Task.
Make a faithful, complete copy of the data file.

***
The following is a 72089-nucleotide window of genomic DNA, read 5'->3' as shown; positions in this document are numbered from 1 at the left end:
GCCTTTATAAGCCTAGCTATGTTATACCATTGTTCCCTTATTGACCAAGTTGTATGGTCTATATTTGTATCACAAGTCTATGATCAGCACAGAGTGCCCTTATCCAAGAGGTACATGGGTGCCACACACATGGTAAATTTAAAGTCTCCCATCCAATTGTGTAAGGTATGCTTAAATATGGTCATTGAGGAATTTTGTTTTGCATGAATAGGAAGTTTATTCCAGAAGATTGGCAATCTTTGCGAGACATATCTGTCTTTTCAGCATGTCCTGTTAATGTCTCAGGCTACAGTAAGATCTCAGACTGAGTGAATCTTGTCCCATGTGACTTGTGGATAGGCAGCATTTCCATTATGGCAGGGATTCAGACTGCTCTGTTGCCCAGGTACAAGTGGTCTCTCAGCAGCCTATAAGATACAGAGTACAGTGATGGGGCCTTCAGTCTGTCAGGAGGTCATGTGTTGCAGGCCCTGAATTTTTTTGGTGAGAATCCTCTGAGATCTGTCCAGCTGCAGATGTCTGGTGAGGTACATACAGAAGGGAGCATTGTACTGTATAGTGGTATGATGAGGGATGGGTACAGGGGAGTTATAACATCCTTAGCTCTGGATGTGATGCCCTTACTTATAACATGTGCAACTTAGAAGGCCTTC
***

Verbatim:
The following is a 72089-nucleotide window of genomic DNA, read 5'->3' as shown; positions in this document are numbered from 1 at the left end:
GCCTTTATAAGCCTAGCTATGTTATACCATTGTTCCCTTATTGACCAAGTTGTATGGTCTATATTTGTATCACAAGTCTATGATCAGCACAGAGTGCCCTTATCCAAGAGGTACATGGGTGCCACACACATGGTAAATTTAAAGTCTCCCATCCAATTGTGTAAGGTATGCTTAAATATGGTCATTGAGGAATTTTGTTTTGCATGAATAGGAAGTTTATTCCAGAAGATTGGCAATCTTTGCGAGACATATCTGTCTTTTCAGCATGTCCTGTTAATGTCTCAGGCTACAGTAAGATCTCAGACTGAGTGAATCTTGTCCCATGTGACTTGTGGATAGGCAGCATTTCCATTATGGCAGGGATTCAGACTGCTCTGTTGCCCAGGTACAAGTGGTCTCTCAGCAGCCTATAAGATACAGAGTACAGTGATGGGGCCTTCAGTCTGTCAGGAGGTCATGTGTTGCAGGCCCTGAATTTTTTTGGTGAGAATCCTCTGAGATCTGTCCAGCTGCAGATGTCTGGTGAGGTACATACAGAAGGGAGCATTGTACTGTATAGTGGTATGATGAGGGATGGGTACAGGGGAGTTATAACATCCTTAGCTCTGGATGTGATGCCCTTACTTATAACATGTGCAACTTAGAAGGCCTTC